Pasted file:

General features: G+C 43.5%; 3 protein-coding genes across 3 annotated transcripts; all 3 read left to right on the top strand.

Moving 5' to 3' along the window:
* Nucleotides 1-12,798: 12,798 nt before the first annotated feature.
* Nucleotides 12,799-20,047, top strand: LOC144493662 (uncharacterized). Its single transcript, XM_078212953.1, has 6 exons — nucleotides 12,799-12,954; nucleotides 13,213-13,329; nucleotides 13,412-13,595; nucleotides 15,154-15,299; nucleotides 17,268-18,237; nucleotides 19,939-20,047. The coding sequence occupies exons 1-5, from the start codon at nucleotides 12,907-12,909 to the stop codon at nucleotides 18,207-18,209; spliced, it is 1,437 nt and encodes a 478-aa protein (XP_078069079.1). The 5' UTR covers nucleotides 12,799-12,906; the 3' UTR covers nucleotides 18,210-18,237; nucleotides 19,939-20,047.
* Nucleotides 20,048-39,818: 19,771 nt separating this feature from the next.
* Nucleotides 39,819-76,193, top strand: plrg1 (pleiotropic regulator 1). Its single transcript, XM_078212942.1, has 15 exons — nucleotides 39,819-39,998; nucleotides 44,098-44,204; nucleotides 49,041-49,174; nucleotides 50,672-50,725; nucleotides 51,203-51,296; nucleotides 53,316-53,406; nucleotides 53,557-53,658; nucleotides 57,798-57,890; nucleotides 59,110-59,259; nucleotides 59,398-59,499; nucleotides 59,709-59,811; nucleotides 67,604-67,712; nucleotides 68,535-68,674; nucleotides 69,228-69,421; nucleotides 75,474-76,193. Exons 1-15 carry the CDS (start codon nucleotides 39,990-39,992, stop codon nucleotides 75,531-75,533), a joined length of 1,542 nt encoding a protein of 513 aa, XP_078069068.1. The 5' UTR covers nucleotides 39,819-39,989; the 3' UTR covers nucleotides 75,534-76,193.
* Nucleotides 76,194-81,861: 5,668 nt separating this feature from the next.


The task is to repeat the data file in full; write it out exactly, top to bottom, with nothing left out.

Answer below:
General features: G+C 43.5%; 3 protein-coding genes across 3 annotated transcripts; all 3 read left to right on the top strand.

Moving 5' to 3' along the window:
* Nucleotides 1-12,798: 12,798 nt before the first annotated feature.
* Nucleotides 12,799-20,047, top strand: LOC144493662 (uncharacterized). Its single transcript, XM_078212953.1, has 6 exons — nucleotides 12,799-12,954; nucleotides 13,213-13,329; nucleotides 13,412-13,595; nucleotides 15,154-15,299; nucleotides 17,268-18,237; nucleotides 19,939-20,047. The coding sequence occupies exons 1-5, from the start codon at nucleotides 12,907-12,909 to the stop codon at nucleotides 18,207-18,209; spliced, it is 1,437 nt and encodes a 478-aa protein (XP_078069079.1). The 5' UTR covers nucleotides 12,799-12,906; the 3' UTR covers nucleotides 18,210-18,237; nucleotides 19,939-20,047.
* Nucleotides 20,048-39,818: 19,771 nt separating this feature from the next.
* Nucleotides 39,819-76,193, top strand: plrg1 (pleiotropic regulator 1). Its single transcript, XM_078212942.1, has 15 exons — nucleotides 39,819-39,998; nucleotides 44,098-44,204; nucleotides 49,041-49,174; nucleotides 50,672-50,725; nucleotides 51,203-51,296; nucleotides 53,316-53,406; nucleotides 53,557-53,658; nucleotides 57,798-57,890; nucleotides 59,110-59,259; nucleotides 59,398-59,499; nucleotides 59,709-59,811; nucleotides 67,604-67,712; nucleotides 68,535-68,674; nucleotides 69,228-69,421; nucleotides 75,474-76,193. Exons 1-15 carry the CDS (start codon nucleotides 39,990-39,992, stop codon nucleotides 75,531-75,533), a joined length of 1,542 nt encoding a protein of 513 aa, XP_078069068.1. The 5' UTR covers nucleotides 39,819-39,989; the 3' UTR covers nucleotides 75,534-76,193.
* Nucleotides 76,194-81,861: 5,668 nt separating this feature from the next.